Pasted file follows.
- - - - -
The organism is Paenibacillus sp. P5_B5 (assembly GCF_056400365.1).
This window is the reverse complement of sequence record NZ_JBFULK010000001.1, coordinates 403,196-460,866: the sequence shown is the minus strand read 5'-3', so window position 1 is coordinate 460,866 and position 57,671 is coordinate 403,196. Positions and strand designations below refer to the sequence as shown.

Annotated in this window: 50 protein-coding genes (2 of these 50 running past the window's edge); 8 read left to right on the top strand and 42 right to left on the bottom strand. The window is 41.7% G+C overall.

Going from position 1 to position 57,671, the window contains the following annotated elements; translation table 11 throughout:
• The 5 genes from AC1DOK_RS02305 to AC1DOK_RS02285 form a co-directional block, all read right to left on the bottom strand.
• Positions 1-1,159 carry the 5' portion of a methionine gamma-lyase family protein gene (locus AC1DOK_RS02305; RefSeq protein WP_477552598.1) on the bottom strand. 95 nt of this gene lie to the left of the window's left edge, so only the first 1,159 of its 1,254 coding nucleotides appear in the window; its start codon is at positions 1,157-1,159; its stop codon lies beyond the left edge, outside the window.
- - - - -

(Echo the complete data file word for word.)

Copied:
The organism is Paenibacillus sp. P5_B5 (assembly GCF_056400365.1).
This window is the reverse complement of sequence record NZ_JBFULK010000001.1, coordinates 403,196-460,866: the sequence shown is the minus strand read 5'-3', so window position 1 is coordinate 460,866 and position 57,671 is coordinate 403,196. Positions and strand designations below refer to the sequence as shown.

Annotated in this window: 50 protein-coding genes (2 of these 50 running past the window's edge); 8 read left to right on the top strand and 42 right to left on the bottom strand. The window is 41.7% G+C overall.

Going from position 1 to position 57,671, the window contains the following annotated elements; translation table 11 throughout:
• The 5 genes from AC1DOK_RS02305 to AC1DOK_RS02285 form a co-directional block, all read right to left on the bottom strand.
• Positions 1-1,159 carry the 5' portion of a methionine gamma-lyase family protein gene (locus AC1DOK_RS02305; RefSeq protein WP_477552598.1) on the bottom strand. 95 nt of this gene lie to the left of the window's left edge, so only the first 1,159 of its 1,254 coding nucleotides appear in the window; its start codon is at positions 1,157-1,159; its stop codon lies beyond the left edge, outside the window.